You know how some teachers create a minute to minute home schedule for a child’s after school hours? This to demonstrate that if they work like a clip, take no time off, never get distracted, stay seated, it really can get done in one hour. Remember the middle school teacher who posted such a home schedule? She made a minor error, assuming early adolescents only needed eight hours sleep. She allocated time for tv but no pleasure reading! After all, she’d already scheduled twenty minutes of reading earlier, why would you ever want to do more?

    Why don’t you do the same for school? Send in a note, explaining your expectations and what you expect to be accomplished while your child is at school. All unfinished work is sent home…to the teacher! With a note, please sign this log…

    September 17th, 2009 at 8:18 am
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  12. HomeworkBlues says:

    zzzzz, you’re a single mother, trying to put bread on the table and raise an ethical moral curious child? You only work 60 hours a week? C’mon, girl, get crackin’ here.

    No excuses, woman. Single mom, long exhausting hours, maybe you bring work home from the office, long commute, cobble dinner together, maybe you have more than one child, mortgage to pay, lawn to mow, piles of dirty laundry to handle, clean the house, pay bills, make lunches, take the car in for repairs, you forgot to order your DMV tags so now you have to run over, grocery shop, check personal emails and maybe, just maybe, get a moment to read the newspaper.

    Not enough, woman, not enough. That’s nothing compared to how hard your child’s teacher works :).

    No excuses, woman. Surprise! You have been chosen to be the teacher’s involuntary unpaid teacher’s aide. After all, you don’t do enough and we need to give you more worries, more deadlines, more anxiety, more guilt, more fatigue.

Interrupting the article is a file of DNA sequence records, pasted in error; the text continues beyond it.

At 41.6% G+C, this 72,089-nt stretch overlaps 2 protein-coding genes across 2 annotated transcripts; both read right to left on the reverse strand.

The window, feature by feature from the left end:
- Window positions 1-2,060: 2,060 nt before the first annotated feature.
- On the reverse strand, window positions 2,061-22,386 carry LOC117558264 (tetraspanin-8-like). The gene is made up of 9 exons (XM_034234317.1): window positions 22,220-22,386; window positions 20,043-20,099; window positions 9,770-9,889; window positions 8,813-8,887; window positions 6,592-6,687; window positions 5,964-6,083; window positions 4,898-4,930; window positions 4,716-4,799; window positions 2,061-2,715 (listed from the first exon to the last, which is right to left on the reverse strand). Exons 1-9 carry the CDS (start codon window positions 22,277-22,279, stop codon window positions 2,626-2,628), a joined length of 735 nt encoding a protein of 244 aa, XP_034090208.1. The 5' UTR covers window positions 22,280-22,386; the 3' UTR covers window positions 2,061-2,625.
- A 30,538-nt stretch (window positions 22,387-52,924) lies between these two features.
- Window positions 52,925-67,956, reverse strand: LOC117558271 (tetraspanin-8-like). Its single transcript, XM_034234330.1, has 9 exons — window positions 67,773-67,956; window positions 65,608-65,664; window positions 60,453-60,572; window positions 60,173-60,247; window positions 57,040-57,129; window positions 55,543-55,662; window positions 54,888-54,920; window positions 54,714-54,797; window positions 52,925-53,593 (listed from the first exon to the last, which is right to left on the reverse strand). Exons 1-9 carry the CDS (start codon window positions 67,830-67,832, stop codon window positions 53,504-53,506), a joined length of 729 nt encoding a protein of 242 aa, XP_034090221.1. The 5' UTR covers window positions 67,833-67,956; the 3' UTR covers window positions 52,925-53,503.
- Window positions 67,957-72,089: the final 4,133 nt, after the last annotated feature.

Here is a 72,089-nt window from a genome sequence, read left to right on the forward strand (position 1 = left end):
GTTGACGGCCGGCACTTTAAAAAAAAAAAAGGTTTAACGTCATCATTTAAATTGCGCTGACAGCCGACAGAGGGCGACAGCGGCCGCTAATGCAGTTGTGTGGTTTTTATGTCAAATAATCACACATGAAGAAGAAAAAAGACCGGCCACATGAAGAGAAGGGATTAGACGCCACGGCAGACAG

I too love the way you think! And good luck to you. You’re a hero in my book. After the day you describe, you deserve to come home, put your feet up on the table and have a long tall drink. When you’re done, you deserve to go outside, bicycle with your child, build imaginary fortes in the woods with her (him?), read to her, play scrabble together, take her to a movie or bowling, and have a warm hugging laughing bedtime hour together. That is the evening you deserve. Not endless hours playing homework enforcer.

    September 17th, 2009 at 8:26 am
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  13. zzzzz78759 says:

    Oh man…that reminds me…I forgot to get the oil changed in the car! I was too busy sewing my daughter’s Halloween costume and cleaning the house. And all that other stuff, of course 🙂

    September 23rd, 2009 at 11:01 pm
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  14. Erin says:

    I am a teacher and I think that 30 minutes on homework is suitable. By the way, we do check that homework that we send home…that becomes our homework. Just because the children leave at 3:00, doesn’t mean that our job is over. As far as ensuring that a student understands, I personally take the time to meet with students individually if it appears that they do not understand the concepts. So, my point is, before you start complaining like you are, take a walk in a teacher’s shoes.
    By the way, don’t give me that old argument about having 2 months off in the summer. We use those by taking college courses (spent on our own dime: as if pay isn’t small enough!) to keep up our certification, and plan for the next school year.

    September 27th, 2009 at 10:47 pm